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11 pages, 1745 KiB  
Article
Effects of the Vertices on the Topological Bound States in a Quasicrystalline Topological Insulator
by Simone Traverso, Niccolò Traverso Ziani and Maura Sassetti
Symmetry 2022, 14(8), 1736; https://doi.org/10.3390/sym14081736 - 19 Aug 2022
Cited by 1 | Viewed by 1337
Abstract
The experimental realization of twisted bilayer graphene strongly pushed the inspection of bilayer systems. In this context, it was recently shown that a two layer Haldane model with a thirty degree rotation angle between the layers represents a higher order topological insulator, with [...] Read more.
The experimental realization of twisted bilayer graphene strongly pushed the inspection of bilayer systems. In this context, it was recently shown that a two layer Haldane model with a thirty degree rotation angle between the layers represents a higher order topological insulator, with zero-dimensional states isolated in energy and localized at the physical vertices of the nanostructure. We show, within a numerical tight binding approach, that the energy of the zero dimensional states strongly depends on the geometrical structure of the vertices. In the most extreme cases, once a specific band gap is considered, these bound states can even disappear just by changing the vertex structure. Full article
(This article belongs to the Special Issue Symmetry, Topology and Phases of Condensed Matter)
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11 pages, 3023 KiB  
Article
Informational Measure of Symmetry vs. Voronoi Entropy and Continuous Measure of Entropy of the Penrose Tiling. Part II of the “Voronoi Entropy vs. Continuous Measure of Symmetry of the Penrose Tiling”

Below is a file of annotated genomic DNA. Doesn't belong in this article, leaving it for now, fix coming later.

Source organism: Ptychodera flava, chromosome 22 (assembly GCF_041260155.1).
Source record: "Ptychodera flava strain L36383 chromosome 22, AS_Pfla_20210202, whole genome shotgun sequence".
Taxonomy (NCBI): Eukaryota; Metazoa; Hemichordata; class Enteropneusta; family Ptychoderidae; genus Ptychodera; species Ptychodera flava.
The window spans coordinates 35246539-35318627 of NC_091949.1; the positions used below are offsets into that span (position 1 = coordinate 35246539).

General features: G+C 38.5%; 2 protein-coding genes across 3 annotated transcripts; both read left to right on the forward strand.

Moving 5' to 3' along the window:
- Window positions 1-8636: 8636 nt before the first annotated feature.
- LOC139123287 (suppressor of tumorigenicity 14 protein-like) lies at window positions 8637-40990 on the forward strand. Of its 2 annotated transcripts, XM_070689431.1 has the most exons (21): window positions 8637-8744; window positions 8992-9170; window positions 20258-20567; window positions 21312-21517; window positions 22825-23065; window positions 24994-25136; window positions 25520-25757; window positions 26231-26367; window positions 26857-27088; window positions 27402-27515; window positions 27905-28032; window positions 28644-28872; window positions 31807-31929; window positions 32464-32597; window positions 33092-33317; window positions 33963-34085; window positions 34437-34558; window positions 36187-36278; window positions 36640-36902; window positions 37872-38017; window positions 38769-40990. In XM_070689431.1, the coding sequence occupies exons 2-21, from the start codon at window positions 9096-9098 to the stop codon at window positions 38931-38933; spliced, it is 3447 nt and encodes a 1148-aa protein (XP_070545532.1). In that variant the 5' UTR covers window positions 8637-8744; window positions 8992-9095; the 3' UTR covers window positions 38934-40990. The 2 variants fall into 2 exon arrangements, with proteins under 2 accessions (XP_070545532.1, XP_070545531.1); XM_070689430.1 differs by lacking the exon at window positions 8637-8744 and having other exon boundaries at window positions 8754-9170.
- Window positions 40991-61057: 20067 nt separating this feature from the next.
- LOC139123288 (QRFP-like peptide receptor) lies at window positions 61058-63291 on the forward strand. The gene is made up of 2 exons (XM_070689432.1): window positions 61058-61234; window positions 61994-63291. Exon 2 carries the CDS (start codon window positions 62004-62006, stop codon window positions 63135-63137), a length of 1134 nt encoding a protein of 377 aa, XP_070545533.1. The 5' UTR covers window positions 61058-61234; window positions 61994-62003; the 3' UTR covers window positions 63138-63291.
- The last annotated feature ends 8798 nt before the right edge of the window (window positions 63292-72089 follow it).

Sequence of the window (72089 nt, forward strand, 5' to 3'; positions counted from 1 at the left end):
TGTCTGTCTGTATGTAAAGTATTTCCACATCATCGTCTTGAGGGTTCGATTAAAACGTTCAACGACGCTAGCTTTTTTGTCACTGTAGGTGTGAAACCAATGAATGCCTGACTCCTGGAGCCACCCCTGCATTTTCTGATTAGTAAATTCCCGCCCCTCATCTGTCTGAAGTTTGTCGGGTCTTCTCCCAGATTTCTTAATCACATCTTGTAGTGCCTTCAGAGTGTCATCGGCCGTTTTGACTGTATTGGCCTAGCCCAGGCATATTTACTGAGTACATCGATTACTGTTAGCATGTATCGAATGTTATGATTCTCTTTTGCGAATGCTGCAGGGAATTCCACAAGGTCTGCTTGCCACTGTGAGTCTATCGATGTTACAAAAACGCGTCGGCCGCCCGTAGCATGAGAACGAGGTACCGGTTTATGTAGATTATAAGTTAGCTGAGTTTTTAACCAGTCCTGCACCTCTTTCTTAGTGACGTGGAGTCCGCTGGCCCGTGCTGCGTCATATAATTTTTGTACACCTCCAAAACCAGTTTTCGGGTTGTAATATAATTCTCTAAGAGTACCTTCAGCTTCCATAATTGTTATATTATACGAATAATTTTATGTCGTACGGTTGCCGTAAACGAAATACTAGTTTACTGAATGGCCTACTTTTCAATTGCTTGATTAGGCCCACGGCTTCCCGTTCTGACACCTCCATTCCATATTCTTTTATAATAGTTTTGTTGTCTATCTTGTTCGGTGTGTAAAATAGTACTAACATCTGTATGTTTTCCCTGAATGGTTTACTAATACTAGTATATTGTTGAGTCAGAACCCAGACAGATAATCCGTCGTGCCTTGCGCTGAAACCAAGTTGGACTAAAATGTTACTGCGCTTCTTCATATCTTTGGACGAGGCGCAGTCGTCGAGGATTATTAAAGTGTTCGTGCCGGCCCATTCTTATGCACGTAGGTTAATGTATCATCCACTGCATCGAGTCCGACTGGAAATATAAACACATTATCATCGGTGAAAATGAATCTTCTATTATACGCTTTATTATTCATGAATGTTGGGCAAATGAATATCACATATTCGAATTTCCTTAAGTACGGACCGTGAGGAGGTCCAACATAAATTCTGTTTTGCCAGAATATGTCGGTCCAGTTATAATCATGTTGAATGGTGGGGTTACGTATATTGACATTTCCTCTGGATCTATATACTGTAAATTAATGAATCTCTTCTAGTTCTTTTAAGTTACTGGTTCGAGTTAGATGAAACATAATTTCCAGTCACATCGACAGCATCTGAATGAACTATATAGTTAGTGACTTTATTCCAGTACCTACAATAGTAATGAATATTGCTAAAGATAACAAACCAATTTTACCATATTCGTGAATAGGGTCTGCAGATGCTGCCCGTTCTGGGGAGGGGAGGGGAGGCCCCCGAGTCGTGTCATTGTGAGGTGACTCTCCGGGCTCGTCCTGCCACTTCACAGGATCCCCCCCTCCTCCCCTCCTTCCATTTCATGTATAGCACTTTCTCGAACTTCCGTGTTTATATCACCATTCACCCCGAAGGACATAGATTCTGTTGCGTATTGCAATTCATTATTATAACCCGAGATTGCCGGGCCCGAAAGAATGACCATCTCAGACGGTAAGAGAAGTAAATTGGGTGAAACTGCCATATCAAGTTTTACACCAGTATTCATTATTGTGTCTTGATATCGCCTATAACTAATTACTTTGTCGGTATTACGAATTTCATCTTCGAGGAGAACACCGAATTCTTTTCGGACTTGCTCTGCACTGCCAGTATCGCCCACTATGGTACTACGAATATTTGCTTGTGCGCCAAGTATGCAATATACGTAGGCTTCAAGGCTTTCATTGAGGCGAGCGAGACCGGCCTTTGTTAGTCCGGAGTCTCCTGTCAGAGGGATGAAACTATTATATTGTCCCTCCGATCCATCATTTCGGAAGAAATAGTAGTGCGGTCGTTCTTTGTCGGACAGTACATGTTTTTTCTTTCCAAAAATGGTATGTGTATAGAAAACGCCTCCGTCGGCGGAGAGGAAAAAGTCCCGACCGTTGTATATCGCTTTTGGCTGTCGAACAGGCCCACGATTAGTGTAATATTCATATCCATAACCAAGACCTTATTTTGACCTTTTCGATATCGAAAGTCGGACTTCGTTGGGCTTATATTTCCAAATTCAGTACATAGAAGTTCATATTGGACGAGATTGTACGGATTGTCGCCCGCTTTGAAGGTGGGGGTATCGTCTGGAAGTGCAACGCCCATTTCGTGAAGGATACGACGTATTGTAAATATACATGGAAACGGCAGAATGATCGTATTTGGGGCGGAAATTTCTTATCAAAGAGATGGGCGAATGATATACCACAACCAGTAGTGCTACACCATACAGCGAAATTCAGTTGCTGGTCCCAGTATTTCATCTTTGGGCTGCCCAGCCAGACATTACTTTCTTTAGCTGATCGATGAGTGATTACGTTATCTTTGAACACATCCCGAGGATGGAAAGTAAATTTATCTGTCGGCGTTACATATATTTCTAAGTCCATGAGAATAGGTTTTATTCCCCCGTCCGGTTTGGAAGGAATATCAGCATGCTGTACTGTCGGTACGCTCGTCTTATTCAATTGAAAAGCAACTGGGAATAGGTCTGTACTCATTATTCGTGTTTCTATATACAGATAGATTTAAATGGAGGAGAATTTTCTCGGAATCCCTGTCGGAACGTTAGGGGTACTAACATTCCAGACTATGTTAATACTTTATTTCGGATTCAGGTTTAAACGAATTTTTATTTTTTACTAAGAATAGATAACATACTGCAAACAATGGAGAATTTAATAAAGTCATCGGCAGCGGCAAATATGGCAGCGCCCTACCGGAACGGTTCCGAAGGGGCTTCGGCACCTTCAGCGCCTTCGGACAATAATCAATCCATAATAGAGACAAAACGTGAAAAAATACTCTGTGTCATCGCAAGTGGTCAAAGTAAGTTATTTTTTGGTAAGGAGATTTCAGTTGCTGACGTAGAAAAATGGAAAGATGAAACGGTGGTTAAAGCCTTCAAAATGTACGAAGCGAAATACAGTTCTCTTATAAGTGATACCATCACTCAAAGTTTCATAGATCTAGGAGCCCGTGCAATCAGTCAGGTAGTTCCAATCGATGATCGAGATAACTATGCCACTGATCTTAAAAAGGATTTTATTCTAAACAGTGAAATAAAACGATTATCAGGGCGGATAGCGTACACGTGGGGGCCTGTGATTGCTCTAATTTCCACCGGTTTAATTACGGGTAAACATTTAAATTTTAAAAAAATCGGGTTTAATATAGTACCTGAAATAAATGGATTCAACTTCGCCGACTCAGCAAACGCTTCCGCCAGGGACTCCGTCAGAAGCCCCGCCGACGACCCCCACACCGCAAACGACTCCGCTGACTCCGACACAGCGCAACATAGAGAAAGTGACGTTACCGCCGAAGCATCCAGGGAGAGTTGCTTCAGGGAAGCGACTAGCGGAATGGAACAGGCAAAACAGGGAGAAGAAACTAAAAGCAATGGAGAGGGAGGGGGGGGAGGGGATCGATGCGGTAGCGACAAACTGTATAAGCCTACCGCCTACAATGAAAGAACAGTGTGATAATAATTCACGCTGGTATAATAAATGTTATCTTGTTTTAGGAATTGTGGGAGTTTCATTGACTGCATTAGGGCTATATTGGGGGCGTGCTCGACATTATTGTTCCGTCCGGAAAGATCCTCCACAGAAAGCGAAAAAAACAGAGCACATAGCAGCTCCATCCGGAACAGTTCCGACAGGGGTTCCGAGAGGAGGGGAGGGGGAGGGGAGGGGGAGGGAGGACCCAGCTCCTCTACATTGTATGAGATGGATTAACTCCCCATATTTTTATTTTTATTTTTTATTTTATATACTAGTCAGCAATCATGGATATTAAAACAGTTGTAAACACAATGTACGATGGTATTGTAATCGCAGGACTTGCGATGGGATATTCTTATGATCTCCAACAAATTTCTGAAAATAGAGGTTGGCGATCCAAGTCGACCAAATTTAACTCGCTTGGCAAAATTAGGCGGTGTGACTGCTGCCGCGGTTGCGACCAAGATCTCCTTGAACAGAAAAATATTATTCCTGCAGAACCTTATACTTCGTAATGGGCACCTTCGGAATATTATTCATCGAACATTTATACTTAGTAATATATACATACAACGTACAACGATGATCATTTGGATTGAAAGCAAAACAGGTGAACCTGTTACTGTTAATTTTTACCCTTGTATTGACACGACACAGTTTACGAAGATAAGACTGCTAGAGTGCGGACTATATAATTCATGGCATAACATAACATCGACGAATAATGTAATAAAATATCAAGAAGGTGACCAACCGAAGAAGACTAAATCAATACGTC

by Edward Bormashenko, Irina Legchenkova, Mark Frenkel, Nir Shvalb and Shraga Shoval
Symmetry 2021, 13(11), 2146; https://doi.org/10.3390/sym13112146 - 10 Nov 2021
Cited by 6 | Viewed by 1446
Abstract
The notion of the informational measure of symmetry is introduced according to: Hsym(G)=i=1kP(Gi)lnP(Gi), where [...] Read more.
The notion of the informational measure of symmetry is introduced according to: Hsym(G)=i=1kP(Gi)lnP(Gi), where P(Gi) is the probability of appearance of the symmetry operation Gi within the given 2D pattern. Hsym(G) is interpreted as an averaged uncertainty in the presence of symmetry elements from the group G in the given pattern. The informational measure of symmetry of the “ideal” pattern built of identical equilateral triangles is established as Hsym(D3)= 1.792. The informational measure of symmetry of the random, completely disordered pattern is zero, Hsym=0. The informational measure of symmetry is calculated for the patterns generated by the P3 Penrose tessellation. The informational measure of symmetry does not correlate with either the Voronoi entropy of the studied patterns nor with the continuous measure of symmetry of the patterns. Quantification of the “ordering” in 2D patterns performed solely with the Voronoi entropy is misleading and erroneous. Full article